maybe they can learn from the larger over-populated/overindustrialized population centers and pursue a more balanced sustainable manner of living that is more in harmony with their surroundings.

Maybe we can all learn something and not just have to find out the hard way-

before it's too late.

Griffin
2nd September, 2011 @ 11:48 am PDT

It makes a lot of sense to rebuild using technologies that will defeat the environmental problems that put those properties and people at risk.THAT should be the way the new architecture progresses.

Carlos Grados
2nd September, 2011 @ 04:00 pm PDT

The problem i see with buildings designed to float during a flood, is that floods can have fast flow rates and try to take your house down stream. This product seems to assume that the water will be fairly stagnant or slow flowing which may not be the case, depending on the flooded area in question.

To make this idea viable, you need:

- every house designed to float

- each house with an emergency boat to get around in

- floating shops (for food)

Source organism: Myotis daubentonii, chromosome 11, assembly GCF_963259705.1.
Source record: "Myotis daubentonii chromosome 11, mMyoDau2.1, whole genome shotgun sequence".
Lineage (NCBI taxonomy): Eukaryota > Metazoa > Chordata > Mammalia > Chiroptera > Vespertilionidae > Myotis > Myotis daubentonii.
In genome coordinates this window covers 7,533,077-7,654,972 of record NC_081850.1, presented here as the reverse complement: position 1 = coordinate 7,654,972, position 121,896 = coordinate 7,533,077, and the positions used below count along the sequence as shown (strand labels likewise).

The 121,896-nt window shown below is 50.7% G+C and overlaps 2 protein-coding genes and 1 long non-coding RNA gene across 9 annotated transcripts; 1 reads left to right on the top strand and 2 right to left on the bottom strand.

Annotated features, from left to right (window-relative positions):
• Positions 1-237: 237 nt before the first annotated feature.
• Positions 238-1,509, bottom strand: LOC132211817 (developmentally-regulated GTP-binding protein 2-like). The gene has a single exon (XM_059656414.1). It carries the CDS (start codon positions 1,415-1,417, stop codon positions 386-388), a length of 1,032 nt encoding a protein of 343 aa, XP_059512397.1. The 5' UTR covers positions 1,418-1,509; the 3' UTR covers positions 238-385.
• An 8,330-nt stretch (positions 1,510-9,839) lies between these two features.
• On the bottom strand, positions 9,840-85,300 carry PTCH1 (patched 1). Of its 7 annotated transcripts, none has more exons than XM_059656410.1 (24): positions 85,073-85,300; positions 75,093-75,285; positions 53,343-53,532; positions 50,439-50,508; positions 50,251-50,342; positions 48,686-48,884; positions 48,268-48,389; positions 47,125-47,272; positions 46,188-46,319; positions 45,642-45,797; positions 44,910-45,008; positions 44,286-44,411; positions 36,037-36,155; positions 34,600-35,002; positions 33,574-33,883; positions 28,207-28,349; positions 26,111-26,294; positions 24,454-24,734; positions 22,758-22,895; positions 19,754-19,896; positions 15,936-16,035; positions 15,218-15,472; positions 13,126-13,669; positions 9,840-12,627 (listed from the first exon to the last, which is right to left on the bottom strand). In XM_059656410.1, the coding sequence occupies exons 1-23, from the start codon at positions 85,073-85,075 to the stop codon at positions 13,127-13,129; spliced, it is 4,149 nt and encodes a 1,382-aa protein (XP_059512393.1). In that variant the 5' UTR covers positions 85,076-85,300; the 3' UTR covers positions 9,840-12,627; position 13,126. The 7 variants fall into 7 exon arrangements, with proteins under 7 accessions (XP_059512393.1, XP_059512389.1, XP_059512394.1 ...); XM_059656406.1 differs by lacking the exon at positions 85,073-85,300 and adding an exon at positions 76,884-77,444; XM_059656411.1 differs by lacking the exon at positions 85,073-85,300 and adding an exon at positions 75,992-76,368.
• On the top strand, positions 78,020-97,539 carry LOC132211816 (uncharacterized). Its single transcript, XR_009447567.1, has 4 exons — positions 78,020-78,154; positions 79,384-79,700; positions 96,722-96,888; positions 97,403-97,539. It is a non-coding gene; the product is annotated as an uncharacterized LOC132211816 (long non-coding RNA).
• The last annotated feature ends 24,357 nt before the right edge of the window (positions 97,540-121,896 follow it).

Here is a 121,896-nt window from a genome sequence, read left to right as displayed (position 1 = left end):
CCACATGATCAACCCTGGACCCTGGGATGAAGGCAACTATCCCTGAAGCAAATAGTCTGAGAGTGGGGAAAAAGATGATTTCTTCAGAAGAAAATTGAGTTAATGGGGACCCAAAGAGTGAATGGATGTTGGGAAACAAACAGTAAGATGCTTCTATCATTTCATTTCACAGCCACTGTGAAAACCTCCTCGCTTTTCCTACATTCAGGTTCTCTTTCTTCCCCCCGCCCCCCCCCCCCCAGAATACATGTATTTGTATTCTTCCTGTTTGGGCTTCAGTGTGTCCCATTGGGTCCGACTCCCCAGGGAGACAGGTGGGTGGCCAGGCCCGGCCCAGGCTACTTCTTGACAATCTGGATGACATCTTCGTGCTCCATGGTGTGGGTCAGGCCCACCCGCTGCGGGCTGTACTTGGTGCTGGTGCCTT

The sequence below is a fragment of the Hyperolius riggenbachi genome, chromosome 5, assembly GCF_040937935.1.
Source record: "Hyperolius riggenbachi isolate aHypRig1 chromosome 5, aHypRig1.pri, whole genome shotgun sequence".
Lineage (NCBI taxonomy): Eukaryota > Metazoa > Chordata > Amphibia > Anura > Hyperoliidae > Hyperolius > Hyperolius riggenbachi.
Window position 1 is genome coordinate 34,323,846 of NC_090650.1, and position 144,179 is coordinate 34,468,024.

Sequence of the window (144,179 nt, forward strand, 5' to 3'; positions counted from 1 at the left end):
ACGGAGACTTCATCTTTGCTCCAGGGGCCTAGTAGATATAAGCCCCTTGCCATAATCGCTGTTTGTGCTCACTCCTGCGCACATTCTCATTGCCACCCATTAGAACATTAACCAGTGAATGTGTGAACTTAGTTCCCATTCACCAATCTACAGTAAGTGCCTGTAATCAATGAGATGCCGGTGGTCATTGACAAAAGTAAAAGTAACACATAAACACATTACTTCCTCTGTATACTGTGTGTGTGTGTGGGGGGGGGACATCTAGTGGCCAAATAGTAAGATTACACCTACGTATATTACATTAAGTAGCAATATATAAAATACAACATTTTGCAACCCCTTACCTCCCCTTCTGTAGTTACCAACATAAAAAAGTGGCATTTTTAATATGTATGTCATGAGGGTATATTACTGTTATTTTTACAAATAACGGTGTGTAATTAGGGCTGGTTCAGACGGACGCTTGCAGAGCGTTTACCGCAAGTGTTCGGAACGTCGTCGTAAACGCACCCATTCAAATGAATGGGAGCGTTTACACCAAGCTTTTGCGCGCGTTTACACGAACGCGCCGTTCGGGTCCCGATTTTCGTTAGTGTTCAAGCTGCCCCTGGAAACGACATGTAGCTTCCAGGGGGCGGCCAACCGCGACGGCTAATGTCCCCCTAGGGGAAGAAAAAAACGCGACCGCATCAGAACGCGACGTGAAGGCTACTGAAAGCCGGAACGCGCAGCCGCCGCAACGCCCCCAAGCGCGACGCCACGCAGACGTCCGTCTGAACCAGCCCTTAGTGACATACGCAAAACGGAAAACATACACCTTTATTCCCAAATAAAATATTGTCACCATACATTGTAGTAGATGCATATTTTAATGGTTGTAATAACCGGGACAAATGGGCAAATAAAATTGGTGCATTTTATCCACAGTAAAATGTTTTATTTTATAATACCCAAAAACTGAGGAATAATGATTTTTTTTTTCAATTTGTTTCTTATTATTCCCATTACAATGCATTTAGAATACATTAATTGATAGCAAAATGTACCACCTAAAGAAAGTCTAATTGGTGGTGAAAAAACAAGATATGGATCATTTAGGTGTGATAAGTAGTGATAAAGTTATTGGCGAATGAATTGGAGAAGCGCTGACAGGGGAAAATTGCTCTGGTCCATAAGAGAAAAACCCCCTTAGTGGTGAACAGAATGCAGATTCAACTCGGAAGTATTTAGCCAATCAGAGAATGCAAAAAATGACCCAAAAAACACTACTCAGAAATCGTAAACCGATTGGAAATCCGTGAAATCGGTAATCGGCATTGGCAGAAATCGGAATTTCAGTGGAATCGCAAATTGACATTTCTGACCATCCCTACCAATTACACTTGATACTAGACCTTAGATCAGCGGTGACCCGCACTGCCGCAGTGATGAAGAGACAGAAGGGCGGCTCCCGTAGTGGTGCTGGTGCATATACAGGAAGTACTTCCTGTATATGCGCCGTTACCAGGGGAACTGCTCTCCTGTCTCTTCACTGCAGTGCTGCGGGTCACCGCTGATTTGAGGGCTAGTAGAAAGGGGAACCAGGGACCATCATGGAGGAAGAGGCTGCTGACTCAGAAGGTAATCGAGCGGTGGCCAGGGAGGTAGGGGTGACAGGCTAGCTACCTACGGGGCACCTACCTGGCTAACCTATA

- floating usable gas/petrol stations to keep boats and generators running

- a slow flow rate of water in and around your area

- good re-supply for shops,fuel stations

- sewage and clean water delivery system that works during floods

Oztechi
5th September, 2011 @ 05:49 am PDT

Boats on Rivers used to be the original freeways. Boats on Oceans enabled mankind to settle on 6 out of 7 continents before the invention of the automobile.

Having said that- electricity, clean water, and sewage are all the same problem that can be fixed with a simple room in the house that is a biomass digester combined with a Honda 5kw multifuel compressed gas generator.

Add a small rubber raft with an electric engine, and your emergency transportation is assured.

Theodore M. Seeber
5th September, 2011 @ 10:28 am PDT

Hmm... The seasteading institute might be interested in this kind of stuff:

http://seasteading.org/

Jeff Wilson
5th September, 2011 @ 02:48 pm PDT

So who wants to get a major fine for presenting a hazard to navigation by operating an unregistered vessel? Could get very expensive the way they enforce some laws today...

Ron Robinson
5th September, 2011 @ 09:12 pm PDT

Good project only on paper but can never work.

Dr.A.Jagadeesh Nellore(AP),India

Anumakonda Jagadeesh
6th September, 2011 @ 11:20 am PDT